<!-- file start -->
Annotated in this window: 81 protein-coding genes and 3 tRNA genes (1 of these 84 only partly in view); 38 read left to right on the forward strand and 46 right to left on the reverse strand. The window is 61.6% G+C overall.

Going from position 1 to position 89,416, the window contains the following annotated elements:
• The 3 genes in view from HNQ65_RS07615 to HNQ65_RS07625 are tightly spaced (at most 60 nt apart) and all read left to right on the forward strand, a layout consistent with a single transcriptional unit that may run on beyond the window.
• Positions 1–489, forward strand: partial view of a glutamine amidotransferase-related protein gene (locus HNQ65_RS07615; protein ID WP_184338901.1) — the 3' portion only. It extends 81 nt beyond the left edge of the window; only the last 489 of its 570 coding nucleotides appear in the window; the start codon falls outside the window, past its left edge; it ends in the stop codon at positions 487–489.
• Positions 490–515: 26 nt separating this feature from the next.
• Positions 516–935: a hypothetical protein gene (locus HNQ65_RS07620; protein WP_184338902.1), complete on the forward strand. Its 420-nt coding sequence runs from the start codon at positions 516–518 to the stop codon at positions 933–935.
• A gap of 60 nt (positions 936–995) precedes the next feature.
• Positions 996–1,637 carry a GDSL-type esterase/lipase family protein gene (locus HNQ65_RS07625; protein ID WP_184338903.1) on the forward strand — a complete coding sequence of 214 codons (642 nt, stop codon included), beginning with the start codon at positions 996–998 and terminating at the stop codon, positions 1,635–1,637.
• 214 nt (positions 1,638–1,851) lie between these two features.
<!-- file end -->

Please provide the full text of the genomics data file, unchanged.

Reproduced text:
Annotated in this window: 81 protein-coding genes and 3 tRNA genes (1 of these 84 only partly in view); 38 read left to right on the forward strand and 46 right to left on the reverse strand. The window is 61.6% G+C overall.

Going from position 1 to position 89,416, the window contains the following annotated elements:
• The 3 genes in view from HNQ65_RS07615 to HNQ65_RS07625 are tightly spaced (at most 60 nt apart) and all read left to right on the forward strand, a layout consistent with a single transcriptional unit that may run on beyond the window.
• Positions 1–489, forward strand: partial view of a glutamine amidotransferase-related protein gene (locus HNQ65_RS07615; protein ID WP_184338901.1) — the 3' portion only. It extends 81 nt beyond the left edge of the window; only the last 489 of its 570 coding nucleotides appear in the window; the start codon falls outside the window, past its left edge; it ends in the stop codon at positions 487–489.
• Positions 490–515: 26 nt separating this feature from the next.
• Positions 516–935: a hypothetical protein gene (locus HNQ65_RS07620; protein WP_184338902.1), complete on the forward strand. Its 420-nt coding sequence runs from the start codon at positions 516–518 to the stop codon at positions 933–935.
• A gap of 60 nt (positions 936–995) precedes the next feature.
• Positions 996–1,637 carry a GDSL-type esterase/lipase family protein gene (locus HNQ65_RS07625; protein ID WP_184338903.1) on the forward strand — a complete coding sequence of 214 codons (642 nt, stop codon included), beginning with the start codon at positions 996–998 and terminating at the stop codon, positions 1,635–1,637.
• 214 nt (positions 1,638–1,851) lie between these two features.